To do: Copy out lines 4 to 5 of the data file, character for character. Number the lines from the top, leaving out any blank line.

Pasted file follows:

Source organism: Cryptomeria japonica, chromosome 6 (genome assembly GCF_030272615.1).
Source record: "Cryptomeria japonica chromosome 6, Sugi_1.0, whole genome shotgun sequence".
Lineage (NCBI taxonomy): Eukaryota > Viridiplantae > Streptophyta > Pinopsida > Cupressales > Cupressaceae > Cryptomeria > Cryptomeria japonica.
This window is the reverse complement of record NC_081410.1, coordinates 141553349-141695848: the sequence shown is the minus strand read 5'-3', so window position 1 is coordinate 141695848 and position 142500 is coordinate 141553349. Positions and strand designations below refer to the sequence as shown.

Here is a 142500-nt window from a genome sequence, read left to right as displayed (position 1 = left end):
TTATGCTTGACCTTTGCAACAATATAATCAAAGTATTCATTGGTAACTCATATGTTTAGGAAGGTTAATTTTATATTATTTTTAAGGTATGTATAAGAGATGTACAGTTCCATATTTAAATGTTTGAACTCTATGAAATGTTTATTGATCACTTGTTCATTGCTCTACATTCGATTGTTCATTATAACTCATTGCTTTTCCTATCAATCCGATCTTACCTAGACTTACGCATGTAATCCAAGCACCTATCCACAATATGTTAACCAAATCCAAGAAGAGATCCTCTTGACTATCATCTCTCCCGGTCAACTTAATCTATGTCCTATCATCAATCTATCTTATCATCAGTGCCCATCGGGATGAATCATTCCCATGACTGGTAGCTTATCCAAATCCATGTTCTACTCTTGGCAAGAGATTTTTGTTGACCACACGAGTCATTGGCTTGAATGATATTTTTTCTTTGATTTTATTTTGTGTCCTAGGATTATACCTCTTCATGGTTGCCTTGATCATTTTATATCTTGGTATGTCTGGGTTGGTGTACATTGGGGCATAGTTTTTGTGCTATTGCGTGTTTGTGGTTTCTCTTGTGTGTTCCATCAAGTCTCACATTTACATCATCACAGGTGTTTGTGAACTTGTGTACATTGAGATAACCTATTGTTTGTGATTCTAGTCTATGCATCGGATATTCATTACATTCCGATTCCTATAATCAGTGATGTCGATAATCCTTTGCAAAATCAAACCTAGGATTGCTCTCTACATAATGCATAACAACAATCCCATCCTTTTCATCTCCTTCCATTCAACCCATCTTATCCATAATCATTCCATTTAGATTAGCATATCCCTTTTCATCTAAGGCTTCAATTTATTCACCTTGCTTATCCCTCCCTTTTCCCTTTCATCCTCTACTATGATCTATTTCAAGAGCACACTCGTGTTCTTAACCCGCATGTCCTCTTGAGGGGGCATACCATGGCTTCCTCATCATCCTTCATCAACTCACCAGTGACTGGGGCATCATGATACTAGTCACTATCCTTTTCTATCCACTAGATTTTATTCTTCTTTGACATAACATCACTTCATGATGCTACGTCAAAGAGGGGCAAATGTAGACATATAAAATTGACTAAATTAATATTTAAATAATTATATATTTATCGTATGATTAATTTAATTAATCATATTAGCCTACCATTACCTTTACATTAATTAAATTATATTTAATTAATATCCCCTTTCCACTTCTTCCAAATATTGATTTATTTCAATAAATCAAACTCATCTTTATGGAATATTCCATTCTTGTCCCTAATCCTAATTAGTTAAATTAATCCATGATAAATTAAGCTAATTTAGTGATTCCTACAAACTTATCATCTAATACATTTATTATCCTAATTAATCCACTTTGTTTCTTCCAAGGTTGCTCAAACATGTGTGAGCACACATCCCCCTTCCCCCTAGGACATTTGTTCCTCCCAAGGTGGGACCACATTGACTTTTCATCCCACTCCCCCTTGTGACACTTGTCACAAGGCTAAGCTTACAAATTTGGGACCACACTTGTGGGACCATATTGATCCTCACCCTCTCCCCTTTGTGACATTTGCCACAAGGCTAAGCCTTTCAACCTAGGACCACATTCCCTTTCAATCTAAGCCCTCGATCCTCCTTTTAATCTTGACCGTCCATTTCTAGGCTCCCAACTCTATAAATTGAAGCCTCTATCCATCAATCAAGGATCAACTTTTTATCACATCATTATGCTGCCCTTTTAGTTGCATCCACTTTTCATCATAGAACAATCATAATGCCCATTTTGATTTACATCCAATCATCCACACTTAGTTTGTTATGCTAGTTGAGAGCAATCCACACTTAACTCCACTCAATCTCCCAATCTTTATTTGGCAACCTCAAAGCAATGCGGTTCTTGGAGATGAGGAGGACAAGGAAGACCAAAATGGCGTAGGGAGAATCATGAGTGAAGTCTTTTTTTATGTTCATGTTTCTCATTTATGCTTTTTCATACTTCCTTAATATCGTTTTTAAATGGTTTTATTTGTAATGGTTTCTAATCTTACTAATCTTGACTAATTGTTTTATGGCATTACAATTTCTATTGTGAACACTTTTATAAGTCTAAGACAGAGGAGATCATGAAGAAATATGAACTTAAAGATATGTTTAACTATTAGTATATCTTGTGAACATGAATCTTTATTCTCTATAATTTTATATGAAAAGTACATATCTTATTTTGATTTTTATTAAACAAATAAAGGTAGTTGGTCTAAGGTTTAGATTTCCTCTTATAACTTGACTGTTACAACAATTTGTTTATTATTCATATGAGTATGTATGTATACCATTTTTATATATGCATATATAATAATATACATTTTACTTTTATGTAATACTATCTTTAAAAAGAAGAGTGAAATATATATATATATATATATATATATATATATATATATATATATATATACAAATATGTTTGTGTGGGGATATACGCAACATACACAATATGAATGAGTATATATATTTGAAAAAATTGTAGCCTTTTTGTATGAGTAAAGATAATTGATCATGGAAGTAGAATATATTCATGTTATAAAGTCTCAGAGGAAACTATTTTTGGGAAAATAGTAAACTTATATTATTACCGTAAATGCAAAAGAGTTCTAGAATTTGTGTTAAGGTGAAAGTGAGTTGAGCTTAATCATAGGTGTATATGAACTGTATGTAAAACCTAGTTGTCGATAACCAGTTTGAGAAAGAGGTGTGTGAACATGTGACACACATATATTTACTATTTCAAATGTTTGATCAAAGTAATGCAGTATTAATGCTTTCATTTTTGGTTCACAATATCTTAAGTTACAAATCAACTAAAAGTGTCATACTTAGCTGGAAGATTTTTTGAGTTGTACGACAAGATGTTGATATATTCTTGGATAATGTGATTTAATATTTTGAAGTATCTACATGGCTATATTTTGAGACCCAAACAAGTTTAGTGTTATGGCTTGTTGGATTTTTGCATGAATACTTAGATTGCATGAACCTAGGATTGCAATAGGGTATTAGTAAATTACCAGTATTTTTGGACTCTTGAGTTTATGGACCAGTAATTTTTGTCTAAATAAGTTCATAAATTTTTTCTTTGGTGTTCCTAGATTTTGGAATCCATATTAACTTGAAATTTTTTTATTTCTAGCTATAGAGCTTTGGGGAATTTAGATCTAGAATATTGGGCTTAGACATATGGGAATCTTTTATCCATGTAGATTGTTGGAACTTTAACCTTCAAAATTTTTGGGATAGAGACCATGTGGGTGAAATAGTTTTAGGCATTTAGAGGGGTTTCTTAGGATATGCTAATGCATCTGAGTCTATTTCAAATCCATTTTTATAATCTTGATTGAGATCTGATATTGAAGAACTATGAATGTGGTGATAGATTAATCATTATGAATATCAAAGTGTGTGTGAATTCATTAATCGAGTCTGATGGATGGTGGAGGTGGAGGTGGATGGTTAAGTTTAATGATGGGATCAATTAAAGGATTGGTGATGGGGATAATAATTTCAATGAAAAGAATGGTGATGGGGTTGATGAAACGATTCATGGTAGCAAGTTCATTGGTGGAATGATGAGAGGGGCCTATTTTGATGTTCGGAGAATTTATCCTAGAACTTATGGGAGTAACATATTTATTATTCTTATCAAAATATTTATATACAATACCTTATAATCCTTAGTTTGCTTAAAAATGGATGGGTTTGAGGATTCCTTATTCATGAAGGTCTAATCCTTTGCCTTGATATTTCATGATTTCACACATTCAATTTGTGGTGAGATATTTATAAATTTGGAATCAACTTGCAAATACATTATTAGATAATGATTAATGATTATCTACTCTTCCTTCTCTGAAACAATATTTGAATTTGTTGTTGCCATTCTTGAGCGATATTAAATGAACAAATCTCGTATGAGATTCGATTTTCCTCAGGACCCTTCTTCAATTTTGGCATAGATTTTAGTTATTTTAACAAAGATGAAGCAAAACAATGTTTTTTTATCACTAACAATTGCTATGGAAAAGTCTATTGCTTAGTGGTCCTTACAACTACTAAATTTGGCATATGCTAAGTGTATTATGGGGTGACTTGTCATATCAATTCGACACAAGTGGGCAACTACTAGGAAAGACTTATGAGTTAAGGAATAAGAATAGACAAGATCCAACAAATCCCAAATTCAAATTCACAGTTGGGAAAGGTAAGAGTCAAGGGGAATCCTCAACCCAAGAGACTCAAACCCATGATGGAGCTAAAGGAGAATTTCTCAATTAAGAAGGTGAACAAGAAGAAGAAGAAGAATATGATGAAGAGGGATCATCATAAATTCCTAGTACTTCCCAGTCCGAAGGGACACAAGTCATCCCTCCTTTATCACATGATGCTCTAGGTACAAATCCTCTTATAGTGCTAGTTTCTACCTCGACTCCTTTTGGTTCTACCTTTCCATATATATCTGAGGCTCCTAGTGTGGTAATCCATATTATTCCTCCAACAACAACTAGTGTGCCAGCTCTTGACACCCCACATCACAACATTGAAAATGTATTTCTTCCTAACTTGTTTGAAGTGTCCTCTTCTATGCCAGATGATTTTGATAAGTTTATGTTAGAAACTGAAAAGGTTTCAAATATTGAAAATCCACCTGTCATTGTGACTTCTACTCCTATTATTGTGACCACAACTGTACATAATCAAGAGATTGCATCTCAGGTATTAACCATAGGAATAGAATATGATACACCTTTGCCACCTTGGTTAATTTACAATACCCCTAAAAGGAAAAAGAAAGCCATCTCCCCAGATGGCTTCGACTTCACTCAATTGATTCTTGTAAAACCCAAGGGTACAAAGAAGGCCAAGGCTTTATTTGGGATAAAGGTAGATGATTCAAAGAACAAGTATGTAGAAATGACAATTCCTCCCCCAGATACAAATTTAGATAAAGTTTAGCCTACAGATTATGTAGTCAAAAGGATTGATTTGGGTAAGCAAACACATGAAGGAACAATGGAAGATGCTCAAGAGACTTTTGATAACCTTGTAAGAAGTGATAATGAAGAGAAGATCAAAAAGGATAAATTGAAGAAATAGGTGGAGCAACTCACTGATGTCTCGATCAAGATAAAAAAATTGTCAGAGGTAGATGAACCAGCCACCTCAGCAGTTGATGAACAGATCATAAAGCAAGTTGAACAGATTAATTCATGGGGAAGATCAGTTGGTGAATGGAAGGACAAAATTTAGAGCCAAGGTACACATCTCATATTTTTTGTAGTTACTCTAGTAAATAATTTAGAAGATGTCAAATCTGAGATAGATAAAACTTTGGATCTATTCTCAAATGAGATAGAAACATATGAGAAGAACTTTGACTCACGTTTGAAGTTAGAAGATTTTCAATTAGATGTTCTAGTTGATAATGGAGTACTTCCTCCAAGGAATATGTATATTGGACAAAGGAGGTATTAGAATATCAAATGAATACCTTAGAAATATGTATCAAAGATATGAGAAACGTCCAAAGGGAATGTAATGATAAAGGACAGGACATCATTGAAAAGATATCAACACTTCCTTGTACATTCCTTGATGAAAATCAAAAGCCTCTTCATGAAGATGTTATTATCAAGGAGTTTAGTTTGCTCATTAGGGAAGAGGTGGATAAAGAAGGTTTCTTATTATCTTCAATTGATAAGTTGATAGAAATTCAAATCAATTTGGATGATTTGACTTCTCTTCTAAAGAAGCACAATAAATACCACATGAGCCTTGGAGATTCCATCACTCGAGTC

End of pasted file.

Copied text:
This window is the reverse complement of record NC_081410.1, coordinates 141553349-141695848: the sequence shown is the minus strand read 5'-3', so window position 1 is coordinate 141695848 and position 142500 is coordinate 141553349. Positions and strand designations below refer to the sequence as shown.

Here is a 142500-nt window from a genome sequence, read left to right as displayed (position 1 = left end):